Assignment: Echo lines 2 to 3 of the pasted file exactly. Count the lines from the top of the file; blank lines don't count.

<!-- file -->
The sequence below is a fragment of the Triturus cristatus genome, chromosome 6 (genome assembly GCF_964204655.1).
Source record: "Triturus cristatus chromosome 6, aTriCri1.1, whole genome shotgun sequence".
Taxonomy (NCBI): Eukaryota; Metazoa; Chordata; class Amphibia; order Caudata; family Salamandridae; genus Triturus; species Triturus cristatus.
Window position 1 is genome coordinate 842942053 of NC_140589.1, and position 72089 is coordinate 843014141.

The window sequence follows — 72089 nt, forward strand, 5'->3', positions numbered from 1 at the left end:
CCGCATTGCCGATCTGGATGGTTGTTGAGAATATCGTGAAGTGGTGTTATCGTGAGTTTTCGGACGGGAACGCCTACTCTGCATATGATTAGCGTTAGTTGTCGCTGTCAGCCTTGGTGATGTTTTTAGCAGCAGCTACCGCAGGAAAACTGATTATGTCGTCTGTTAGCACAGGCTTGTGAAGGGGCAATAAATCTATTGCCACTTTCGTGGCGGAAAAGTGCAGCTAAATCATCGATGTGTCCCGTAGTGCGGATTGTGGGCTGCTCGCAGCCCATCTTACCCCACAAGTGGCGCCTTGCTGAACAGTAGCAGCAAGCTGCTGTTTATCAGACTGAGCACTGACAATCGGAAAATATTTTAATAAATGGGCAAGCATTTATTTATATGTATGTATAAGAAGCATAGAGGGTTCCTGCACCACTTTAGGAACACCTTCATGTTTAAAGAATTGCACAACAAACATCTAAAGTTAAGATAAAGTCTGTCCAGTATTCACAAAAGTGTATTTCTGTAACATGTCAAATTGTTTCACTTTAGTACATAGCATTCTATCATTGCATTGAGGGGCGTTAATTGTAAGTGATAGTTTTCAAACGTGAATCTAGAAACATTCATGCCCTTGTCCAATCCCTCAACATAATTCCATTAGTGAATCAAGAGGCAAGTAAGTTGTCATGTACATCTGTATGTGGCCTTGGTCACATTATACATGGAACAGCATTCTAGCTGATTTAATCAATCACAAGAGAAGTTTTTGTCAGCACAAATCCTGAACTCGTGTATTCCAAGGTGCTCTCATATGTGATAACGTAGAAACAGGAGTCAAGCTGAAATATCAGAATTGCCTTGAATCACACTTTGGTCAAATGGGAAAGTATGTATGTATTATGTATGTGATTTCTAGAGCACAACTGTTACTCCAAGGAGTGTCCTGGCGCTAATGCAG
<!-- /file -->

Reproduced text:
Source record: "Triturus cristatus chromosome 6, aTriCri1.1, whole genome shotgun sequence".
Taxonomy (NCBI): Eukaryota; Metazoa; Chordata; class Amphibia; order Caudata; family Salamandridae; genus Triturus; species Triturus cristatus.